The emails have been flying the past few days as we all anticipate this getaway. Some of them are warnings (Julie cautioned that no one better complain if they ask for four pancakes and she delivers three. It is my belief that Julie's life is gorgeous fodder for hilarious women's fiction.) Both Pamela and Joan hinted at possible grouchiness. I pre-authorized the good smackings I'm sure I'll earn, and Joan suggested we just get her deserved smacking over with now. At least Kim and Susan remained cheery, though Kim did threaten her inner Oscar might erupt if her allergies hit.

All this to say, I am really looking forward to throwing my ill-packed bag into the trunk come Friday, and that night sharing a few of the many fresh words I hope my manuscript will have gained by then. To sitting around the table later than my current exhaustion level would recommend, reaching for another chocolate pomegranate seed, and laughing with my gut spilling over my unbuttoned pants. To climbing into a bed I didn't have to make and sleeping as long as I want with no animals to feed or lunches to pack or appointments to keep to force me to rise.

We will all write. That's the main thing, right? You would think so, but I have to admit, a highlight for me is that we plan to dine well. Joan and Pamela promise salmon and steak on Friday night. Susan's husband is making venison lasagna to accompany one of Julie's famed salads and wonderful fresh bread. We've been promised killer pie, too, courtesy of Ms. Ishmael-Poulos herself, who claims she can't cook. Come Sunday Kim and I plan to deliver the kind of Asian feast my kids covet: all-you-can-eat pot stickers (and chicken and rice and veggies to make it seem somehow less gluttonous). Add to this slabs of cheese, pounds of crackers, piles of fresh fruit, pot after pot of good coffee, and whatever other goodies, alcoholic and otherwise, that we will tuck into our eastbound vehicles.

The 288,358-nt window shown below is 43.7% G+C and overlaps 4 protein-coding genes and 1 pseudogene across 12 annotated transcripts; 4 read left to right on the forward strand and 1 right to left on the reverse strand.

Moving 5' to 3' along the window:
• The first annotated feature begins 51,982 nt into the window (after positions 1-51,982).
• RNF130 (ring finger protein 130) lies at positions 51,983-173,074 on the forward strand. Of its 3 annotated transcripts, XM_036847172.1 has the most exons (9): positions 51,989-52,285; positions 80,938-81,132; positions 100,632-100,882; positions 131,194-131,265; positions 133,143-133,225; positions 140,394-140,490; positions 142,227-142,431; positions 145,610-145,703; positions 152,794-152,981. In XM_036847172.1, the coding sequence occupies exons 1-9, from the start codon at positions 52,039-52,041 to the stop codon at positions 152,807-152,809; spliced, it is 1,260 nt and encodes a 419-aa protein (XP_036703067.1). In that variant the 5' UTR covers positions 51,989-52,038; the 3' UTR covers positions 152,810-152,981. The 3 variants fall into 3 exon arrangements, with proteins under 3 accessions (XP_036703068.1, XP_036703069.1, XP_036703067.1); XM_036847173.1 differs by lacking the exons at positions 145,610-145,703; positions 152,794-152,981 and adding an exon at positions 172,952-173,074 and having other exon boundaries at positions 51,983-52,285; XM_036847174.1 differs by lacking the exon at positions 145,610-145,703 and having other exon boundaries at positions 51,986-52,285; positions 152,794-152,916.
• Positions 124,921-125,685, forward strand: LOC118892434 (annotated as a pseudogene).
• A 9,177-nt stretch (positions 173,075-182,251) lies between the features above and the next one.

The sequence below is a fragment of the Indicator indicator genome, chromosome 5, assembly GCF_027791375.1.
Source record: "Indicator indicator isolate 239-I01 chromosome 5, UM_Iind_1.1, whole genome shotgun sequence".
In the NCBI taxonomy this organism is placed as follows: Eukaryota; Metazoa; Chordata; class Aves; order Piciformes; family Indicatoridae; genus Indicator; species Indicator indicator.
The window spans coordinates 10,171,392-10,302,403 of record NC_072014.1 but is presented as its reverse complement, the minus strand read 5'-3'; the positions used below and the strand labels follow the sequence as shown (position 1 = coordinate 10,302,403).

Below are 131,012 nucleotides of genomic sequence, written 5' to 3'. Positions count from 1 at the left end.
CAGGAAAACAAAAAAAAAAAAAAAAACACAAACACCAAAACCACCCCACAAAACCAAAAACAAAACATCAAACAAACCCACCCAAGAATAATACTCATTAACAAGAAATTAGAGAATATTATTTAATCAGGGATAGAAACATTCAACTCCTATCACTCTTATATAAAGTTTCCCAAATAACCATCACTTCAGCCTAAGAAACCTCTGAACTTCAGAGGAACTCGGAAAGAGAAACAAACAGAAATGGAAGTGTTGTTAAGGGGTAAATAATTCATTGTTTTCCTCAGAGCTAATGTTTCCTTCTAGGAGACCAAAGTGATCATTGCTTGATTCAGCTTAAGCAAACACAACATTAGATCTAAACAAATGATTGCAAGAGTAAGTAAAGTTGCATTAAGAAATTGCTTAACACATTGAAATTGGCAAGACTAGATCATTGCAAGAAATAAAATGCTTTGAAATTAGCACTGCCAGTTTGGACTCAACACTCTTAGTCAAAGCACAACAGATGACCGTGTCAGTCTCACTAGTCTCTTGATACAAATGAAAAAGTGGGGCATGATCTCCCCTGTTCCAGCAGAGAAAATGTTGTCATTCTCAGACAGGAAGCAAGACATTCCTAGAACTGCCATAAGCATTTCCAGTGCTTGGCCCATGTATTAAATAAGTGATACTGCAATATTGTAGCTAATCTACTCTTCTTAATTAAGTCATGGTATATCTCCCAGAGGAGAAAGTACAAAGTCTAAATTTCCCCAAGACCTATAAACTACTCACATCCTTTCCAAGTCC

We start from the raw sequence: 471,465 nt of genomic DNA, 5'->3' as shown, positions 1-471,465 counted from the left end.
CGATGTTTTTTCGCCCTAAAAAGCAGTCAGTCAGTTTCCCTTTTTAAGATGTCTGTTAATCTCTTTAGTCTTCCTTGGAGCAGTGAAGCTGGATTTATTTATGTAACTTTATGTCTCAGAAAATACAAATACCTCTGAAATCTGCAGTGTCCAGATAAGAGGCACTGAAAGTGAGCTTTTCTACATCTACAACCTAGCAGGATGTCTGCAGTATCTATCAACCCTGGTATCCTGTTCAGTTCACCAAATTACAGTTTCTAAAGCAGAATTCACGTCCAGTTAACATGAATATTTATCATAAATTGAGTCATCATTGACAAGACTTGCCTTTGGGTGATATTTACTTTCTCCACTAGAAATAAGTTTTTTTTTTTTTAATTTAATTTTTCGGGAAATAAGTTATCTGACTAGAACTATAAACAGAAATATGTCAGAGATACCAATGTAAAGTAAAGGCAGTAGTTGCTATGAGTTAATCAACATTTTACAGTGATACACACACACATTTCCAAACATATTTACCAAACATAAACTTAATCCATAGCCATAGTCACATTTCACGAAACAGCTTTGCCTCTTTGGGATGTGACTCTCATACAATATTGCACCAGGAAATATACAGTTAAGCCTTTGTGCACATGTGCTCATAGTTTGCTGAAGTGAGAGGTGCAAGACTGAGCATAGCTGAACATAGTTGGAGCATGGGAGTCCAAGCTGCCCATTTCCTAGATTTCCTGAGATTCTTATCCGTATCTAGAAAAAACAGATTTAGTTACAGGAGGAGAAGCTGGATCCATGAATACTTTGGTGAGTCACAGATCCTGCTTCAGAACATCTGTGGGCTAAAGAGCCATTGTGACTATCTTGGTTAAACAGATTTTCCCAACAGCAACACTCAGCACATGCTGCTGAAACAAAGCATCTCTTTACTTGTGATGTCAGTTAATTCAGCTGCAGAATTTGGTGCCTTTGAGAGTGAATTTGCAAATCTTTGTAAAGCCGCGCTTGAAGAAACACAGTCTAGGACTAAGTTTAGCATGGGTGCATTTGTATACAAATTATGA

It's a treat, this retreat. Have I mentioned I can't wait?

Monday, November 1, 2010

Pomegranates, Monroe and Halloween

When I was growing up, my dad occasionally brought home a pomegranate. He’d stand over the sink and scoop out the juicy seeds, while we waited nearby, anxious to pop them into our salivating mouths, and my mom fretted about the mess. “Monroe!”

I’ve passed by the apple-sized globes in grocery stores, but aside from flavored juices, yogurt, and those highly-addictive, must-have-retreat-snack chocolate covered pomegranate seeds, I’ve not had fresh pomegranate in all these years. I guess because Halloween was coming up, last week I put one in my cart. I couldn’t remember exactly what dwelled inside, or how to remove the seeds, so I went online to get instructions:

Slice off the end
Score sections on one end without cutting through to the other end
Soak it in a bowl of cold water for 5-10 minutes
Remove the fleshy skin and strain the seeds

I followed the instructions, but the result was a big mess, stained fingers, and scarlet marks dotting a cream blouse I’d neglected to change out of. A lot of work for a tart, crunchy snack.

I’m remembering my dad today because twelve Halloweens ago I got the phone call that he’d died. It’s a weird kind of feeling, thinking how long it’s been, when I can still remember the pomegranate treats, can still see his round stomach jiggling when he laughed, can still hear his, “Thank you kindly,” when the old-time gas attendant pumped our gas. I can still hear his voice encouraging me to write.

Happy Halloween Dad!